Iconic Porsche 911 Carrera RS with documented history

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Porsche
The Carrera RS has been extensively refurbished

Among classic car brands, each has a truly iconic model that is the measuring stick against the others. With the Jaguar E-Type, it is the early flat-floor, side-bonnet-latch cars. With the Austin Healey 100, it is the 100M Le Mans. And with the Porsche 911, it is the 1973 911 Carrera RS.

When introduced, the Carrera RS was the pinnacle Porsche 911 model, offering 0-60 times of around 5.5 seconds and a top speed of 150 mph, due largely to the car’s 2.7-liter fuel-injected engine, the largest in any street 911 up to that time.

The RS was the first street 911 to have a tail spoiler; in the case of the 1973 RS, it was in the form of the now-iconic duck tail. The Carrera RS was produced in limited numbers with only 1,308 touring models and 200 lightweight models built.

Porsche
The RS boasted the original duck tail

The Pick of the Day is a 1973 Porsche Carrera RS Touring finished in its original color combination of Light Yellow with Green graphics and a Black interior.

The RS has its original options of sport driver’s seat, headrests and rare stainless-steel muffler skirt, all confirmed by its Porsche Certificate of Authenticity, according to the Huntington Station, New York, dealer advertising the Porsche on ClassicCars.com. Both its engine and gearbox are correct and original matching-number components, the seller adds.

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When considering such a car as the Carrera RS, the devil is in the details and the car’s story. This one has an interesting history, all documented.

Porsche
The classic 911 dashboard looks to be in great condition

The seller states that this Carrera RS was completed in May 1973 and originally specified for German delivery. It was brought into the US in the late 1980s or early 1990s.

By 1991, noted Porsche enthusiast Phil Bagley of Klub Sport Racing is recorded as owning the car. The earliest service bill on file dates from 1994, when noted Porsche 911 experts Andial of Santa Ana, California, performed a comprehensive service.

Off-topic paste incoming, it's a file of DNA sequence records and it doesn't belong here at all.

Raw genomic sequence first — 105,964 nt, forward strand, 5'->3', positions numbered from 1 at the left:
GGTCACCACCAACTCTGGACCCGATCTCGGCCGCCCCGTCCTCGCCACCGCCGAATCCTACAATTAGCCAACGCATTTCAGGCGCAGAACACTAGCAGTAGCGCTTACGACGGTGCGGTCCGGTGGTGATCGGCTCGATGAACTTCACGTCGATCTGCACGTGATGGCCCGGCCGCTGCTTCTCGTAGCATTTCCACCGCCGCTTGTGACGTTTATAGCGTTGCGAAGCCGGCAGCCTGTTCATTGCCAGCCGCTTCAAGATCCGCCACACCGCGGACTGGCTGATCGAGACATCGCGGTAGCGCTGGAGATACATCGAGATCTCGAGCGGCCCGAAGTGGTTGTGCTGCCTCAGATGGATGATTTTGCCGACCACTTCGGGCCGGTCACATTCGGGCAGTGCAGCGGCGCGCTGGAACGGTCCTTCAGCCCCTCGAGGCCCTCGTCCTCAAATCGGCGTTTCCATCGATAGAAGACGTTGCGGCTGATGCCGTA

The RS has been in the care of several other prominent Porsche collectors, including Dan Rosenthal, Frank Enea, Kim Watkins, and Edward Lovett.

Porsche
The 2.7-liter flat-six engine is original

A good deal of maintenance has been performed recently on this RS. In the last 5,000 miles, the transmission, clutch, hydraulic chain tensioners, SSI headers, brake system, tires, suspension, fuel-injection pump and cylinder heads have all been rebuilt or refurbished, and the engine specifications inspected confirming the leak down and compression to be in proper tolerances.

The interior also has been redone in full “Touring” trim by a noted Porsche specialist.

But wait, there’s more. In 2013, $40,000 was spent to have Porsche specialists European Collectibles of Costa Mesa, California, completely disassemble of the 911’s body so that the inner fenders and floors could be stripped to bare steel and refinished. At the same time, the engine and transmission were removed for detailing, the fuel tank was replaced and the entire car was gone through to thoroughly detail to concours standards, the seller says in the ad.

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Porsche
The interior was redone in Touring trim

The Carrera comes complete with Porsche books, tools and a large ownership, maintenance and restoration binder.

The asking price for this excellent 1973 911 Carrera RS is a market correct $695,000. That is a strong price, but with a spectacular Porsche model in apparently immaculate condition, it would be well worth the money.

To view this listing on ClassicCars.com, see Pick of the Day.

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Andy Reid's first car, purchased at age 15, was a 1968 Fiat 124 coupe. His second, obtained by spending his college savings fund, was a 1966 Ferrari 330 GT 2+2. Since then, he has owned more than 150 cars—none of them normal or reasonable—as well as numerous classic motorcycles and scooters. A veteran of film, television, advertising and helping to launch a few Internet-based companies, Reid was a columnist for Classic Motorsports magazine for 12 years and has written for several other publications. He is considered an expert in European sports and luxury cars and is a respected concours judge. He lives in Canton, Connecticut.

2 COMMENTS

  1. So I could buy 10 ea, $69,500 ea, muscle cars or antique cars, for the same price as this little German Turd ? Wow , let me think that over, thats a tough decision for anyone with any common sense.

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